Why Serena Williams Will Become A Venture Capitalist

Why Did Serena Williams Become A Venture Capitalist?

On Tuesday, Serena Williams said she would take a break from tennis to devote more time to her family and her work as a venture capitalist. Williams revealed the information in a personal essay for Vogue.

Williams has the potential to go down in history as the highest-paid female tennis player. But the 23-time Grand Slam winner has been working as a venture investor in his spare time for the past few years.

Williams established Serena Ventures in 2014. According to a news release, Williams and her business partner, Alison Rapaport Stillman, have made angel investments in more than 60 firms through their firm, Serena Ventures. From financial technology firms like Propel and Cointracker to edtech unicorns like MasterClass and consumer goods startups like Billie and Daily Harvest, the firm has made investments in various industries.

Serena Ventures reported in March that it had collected $111 million in its first fund from institutions like banks and investors with high net worths like HNWIs and family offices. Williams told Dealbook that the fund would back entrepreneurs with “different perspectives.”

Williams says that she is “growing away from tennis.” She is now prepared to take the spotlight in her entrepreneurship career. In her essay, Williams gives a detailed account of why she became an investor. She mentioned in her article that a few years ago, she went to a seminar hosted by JP Morgan Chase. Caryn Seidman-Becker, CEO of security firm Clear, was one of the conference’s presenters.

According to what Williams reported to Caryn, only 2% of VC funding goes to women. Williams initially claimed in her letter that she misunderstood Caryn. After the meeting, Williams went over to Caryn to inquire if the number was accurate, and Caryn obliged.

Serena Williams
Serena Williams

53% of the companies in Serena Ventures’ current portfolio were started by women, per the company’s website. The majority of the firm’s investments (around 76%) go to businesses started by people from marginalized communities. Of those total investments, 47% are led by people of color.

The company’s stats are significantly higher than the national average for venture capital funding. Crunchbase analyzed VC funding in 2021 and discovered that only 1.2% went to black founders. Despite this, a Crunchbase survey from 2022 found that only 2.5% of the budget went to Latino founders.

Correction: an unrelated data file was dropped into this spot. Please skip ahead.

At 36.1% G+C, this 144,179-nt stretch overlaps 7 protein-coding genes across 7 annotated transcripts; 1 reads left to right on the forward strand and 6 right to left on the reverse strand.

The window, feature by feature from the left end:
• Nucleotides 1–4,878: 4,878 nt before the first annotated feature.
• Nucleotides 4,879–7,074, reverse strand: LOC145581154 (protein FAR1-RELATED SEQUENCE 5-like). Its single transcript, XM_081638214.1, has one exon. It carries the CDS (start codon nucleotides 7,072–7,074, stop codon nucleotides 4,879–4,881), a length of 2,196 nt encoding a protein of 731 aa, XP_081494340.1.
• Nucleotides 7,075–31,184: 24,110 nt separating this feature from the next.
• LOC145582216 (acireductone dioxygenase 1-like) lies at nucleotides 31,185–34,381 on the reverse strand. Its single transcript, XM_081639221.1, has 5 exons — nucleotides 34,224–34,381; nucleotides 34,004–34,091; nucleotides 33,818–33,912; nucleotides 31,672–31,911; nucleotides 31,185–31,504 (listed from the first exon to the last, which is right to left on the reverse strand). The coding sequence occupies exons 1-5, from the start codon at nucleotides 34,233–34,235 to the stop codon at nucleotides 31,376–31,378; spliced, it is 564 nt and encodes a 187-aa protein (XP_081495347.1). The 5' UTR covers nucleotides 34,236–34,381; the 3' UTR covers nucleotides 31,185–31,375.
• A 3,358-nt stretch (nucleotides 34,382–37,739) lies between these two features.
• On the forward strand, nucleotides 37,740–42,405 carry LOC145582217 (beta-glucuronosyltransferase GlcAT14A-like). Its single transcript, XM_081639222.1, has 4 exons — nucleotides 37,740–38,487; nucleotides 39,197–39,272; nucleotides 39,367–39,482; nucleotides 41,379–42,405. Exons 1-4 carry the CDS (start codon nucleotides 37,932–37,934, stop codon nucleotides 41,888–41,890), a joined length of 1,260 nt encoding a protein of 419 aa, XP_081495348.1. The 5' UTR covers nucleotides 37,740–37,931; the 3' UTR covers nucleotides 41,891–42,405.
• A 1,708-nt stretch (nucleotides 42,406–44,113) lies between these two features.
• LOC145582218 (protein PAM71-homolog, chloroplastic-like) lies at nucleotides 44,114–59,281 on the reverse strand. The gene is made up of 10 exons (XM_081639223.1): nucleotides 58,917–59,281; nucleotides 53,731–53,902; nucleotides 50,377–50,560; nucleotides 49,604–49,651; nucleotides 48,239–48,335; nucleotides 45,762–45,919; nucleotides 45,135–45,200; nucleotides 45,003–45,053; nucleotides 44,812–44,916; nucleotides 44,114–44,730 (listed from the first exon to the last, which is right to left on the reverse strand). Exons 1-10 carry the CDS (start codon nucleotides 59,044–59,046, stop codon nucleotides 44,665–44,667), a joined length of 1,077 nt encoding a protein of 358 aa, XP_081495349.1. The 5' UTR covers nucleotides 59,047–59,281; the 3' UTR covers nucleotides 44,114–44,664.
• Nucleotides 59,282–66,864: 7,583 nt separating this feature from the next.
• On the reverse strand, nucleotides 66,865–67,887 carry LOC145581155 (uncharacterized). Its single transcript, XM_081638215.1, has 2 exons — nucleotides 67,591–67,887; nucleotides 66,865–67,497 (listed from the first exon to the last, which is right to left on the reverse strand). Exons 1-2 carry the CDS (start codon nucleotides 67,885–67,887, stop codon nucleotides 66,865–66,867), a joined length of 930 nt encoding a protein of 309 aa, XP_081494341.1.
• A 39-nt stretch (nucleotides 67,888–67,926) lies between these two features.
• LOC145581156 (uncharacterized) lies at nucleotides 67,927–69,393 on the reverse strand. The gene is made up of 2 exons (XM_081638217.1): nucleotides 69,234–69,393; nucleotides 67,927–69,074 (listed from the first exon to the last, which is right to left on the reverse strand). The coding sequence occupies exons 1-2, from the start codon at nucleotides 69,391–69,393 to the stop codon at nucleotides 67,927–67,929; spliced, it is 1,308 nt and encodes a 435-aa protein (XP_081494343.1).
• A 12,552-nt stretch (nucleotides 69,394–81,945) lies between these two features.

Calico, an eCommerce enablement firm created by Kathleen Chan, raised $2.1 million in a seed round in March, with Serena Ventures as the lead investor. The company invested in Chatdesk, a customer support chat platform developed by African-American entrepreneurs Andrew Olaleye and Aneto Okonkwo, in a $7 million Series A deal that closed in January. The company has also backed Esusu, a pioneering financial technology company founded by African-Americans. Stillman tells Insider via email that Serena Ventures is investing in 20 firms.

 

View this post on Instagram

 

A post shared by Serena Williams (@serenawilliams)

Stillman tells Insider via email that “the basic components of opportunity” for Serena Ventures are “money, mentorship, and support” and that “backing founders who have extraordinary potential that could be overlooked by other investors” is central to the firm’s goal. Our ability to write more extensive checks and lead seed rounds helps us fulfill this purpose and provide entrepreneurs something nearly no one else can: an intimate familiarity with the arduous climb to the top.

To this point, Serena Ventures has been led by a group of six women. Williams made light of the fact that they had just hired a male by calling him the company’s “first diversity recruit” in her column.

Williams comes from a long line of enterprising people. Husband Alexis Ohanian founded the startup capital firms Initialized Capital and Seven Seven Six, where Williams now works. It was in 2011 when Ohanian established Initialized Capital. In 2020, he departed to establish Seven Seven Six, an investment firm that, according to its website, has made bets on Dispo, Lolli, and Yuga Labs.

There is “no overlap or competition” between Seven Seven Six and Serena Ventures, according to comments Stillman made to Insider. As she continued, she mentioned that Seven Seven Six has “their investment thesis.” Williams wants to be remembered for more than just her extraordinary tennis career.

Williams wrote, “I adore Billie Jean because she transcended her sport.” For me, the story should go something like this: “Serena is this and she is that and she was a terrific tennis player and she won those slams.”

 

View this post on Instagram

 

A post shared by Serena Williams (@serenawilliams)

If you want to know more details related to Serena Williams, keep following journalistpr.com for more updates.

Leave a Comment

Your email address will not be published. Required fields are marked *